As a differential feature in our study, compared to the rest of publications, a prospective follow-up was also carried out with a second evaluation 12–18 months after hospital discharge. At the follow-up visit, a decrease in cases of acute malnutrition was found (from 4.9% to 1.2%), probably reflecting a direct relationship between the nutritional state and the acute process causing hospital admission. However, no change in prevalence chronic malnutrition was observed. The results of STAMP or STRONGKids during admission were not considered in order to indicate nutritional support. Both NST showed the same limitations for predicting malnutrition at follow-up and at hospital admission. It is possible that many patients with acute malnutrition at the time of admission does not benefit from a specific nutritional intervention, as the natural process of recovery after an acute illness may be enough to solve it. More studies are needed to assess this question.
The main limitation of our study is the evaluation of nutritional status based exclusively on basic anthropometric measurements (weight and height), without considering other indicators such as skin folds or body composition. This might have contributed to misclassify some patients as malnourished, especially in the case of chronic malnutrition. Modest sample size, which would limit the power of the study, should also be considered.
There is currently insufficient available evidence to conclude which NST is more accurate in hospitalized children [25
]. Some authors prefer STRONGKids because of its greater simplicity and speed of application, and because of the lower number of patients classified as high risk compared to STAMP [21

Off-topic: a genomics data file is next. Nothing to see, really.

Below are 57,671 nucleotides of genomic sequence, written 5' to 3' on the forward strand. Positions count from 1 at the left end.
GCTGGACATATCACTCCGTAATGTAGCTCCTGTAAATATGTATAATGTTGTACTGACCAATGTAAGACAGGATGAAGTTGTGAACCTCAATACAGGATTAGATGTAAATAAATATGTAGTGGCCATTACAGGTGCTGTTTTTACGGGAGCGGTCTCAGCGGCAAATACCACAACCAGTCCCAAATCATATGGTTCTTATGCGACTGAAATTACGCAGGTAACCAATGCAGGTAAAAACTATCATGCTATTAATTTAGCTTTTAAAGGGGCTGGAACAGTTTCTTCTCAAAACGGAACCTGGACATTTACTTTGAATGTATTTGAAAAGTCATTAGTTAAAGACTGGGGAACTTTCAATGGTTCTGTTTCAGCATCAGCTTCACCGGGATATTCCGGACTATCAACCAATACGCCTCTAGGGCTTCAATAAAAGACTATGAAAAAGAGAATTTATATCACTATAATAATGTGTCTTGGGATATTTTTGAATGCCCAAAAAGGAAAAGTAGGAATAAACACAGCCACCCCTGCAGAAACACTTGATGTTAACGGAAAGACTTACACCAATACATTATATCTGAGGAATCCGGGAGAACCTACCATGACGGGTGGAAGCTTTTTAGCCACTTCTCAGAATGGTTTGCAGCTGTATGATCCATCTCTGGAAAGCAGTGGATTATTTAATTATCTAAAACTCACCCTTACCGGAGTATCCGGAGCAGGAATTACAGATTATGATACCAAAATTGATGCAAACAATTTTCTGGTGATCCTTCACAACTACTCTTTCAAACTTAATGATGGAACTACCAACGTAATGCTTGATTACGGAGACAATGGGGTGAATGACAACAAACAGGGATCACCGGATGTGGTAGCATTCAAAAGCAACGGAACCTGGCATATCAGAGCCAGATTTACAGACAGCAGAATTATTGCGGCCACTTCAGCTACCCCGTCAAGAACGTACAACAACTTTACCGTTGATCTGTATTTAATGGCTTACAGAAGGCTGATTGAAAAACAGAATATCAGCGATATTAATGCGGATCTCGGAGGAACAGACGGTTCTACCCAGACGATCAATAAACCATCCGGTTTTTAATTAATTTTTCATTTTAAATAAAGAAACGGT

]. Although initially designed to be used by different professionals (STAMP for nurses and STRONGKids for physicians), both NST have shown good agreement even when used by any kind of health professionals [20
Great variability is observed in published studies [18
] regarding the method for NST validation. When the objective is to relate nutritional risk to nutritional status at admission, assessments based on somatometry are usually used, such as BMI, weight for height, or HFA. Although these indicators are easy to obtain and are useful for sample description, they have limitations in the individual use as the sole indicator of malnutrition. For this purpose, more complete nutritional assessments that include measures of body composition are more reliable [29
]. However, the objective of the NST is not just an approximation to the nutritional status at a given time point, but to establish the risk of developing malnutrition during the process and the need to initiate any nutritional support. This has been attempted to validate through indicators such as the percentage of weight loss during admission, the establishment of nutritional support or referral to hospital dietitians [25
], but some of these indicators may respond to different criteria depending their availability among centers. Finally, it would also be necessary to know if nutritional risk at admission is related to a greater probability of malnutrition or complications in the medium term, but, to the best of our knowledge, there are no other published studies that have analyzed the evolution after hospital discharge.
Taking into account the cost of nutritional interventions, it is necessary to know precisely the real usefulness of the NST for the assessment of nutritional status at admission and its relation to the short- and medium-term evolution of hospitalized children. It will also be important to evaluate the efficacy of nutritional interventions derived from their application to improve the prognosis of these patients, which would ultimately be what would justify the widespread of their use.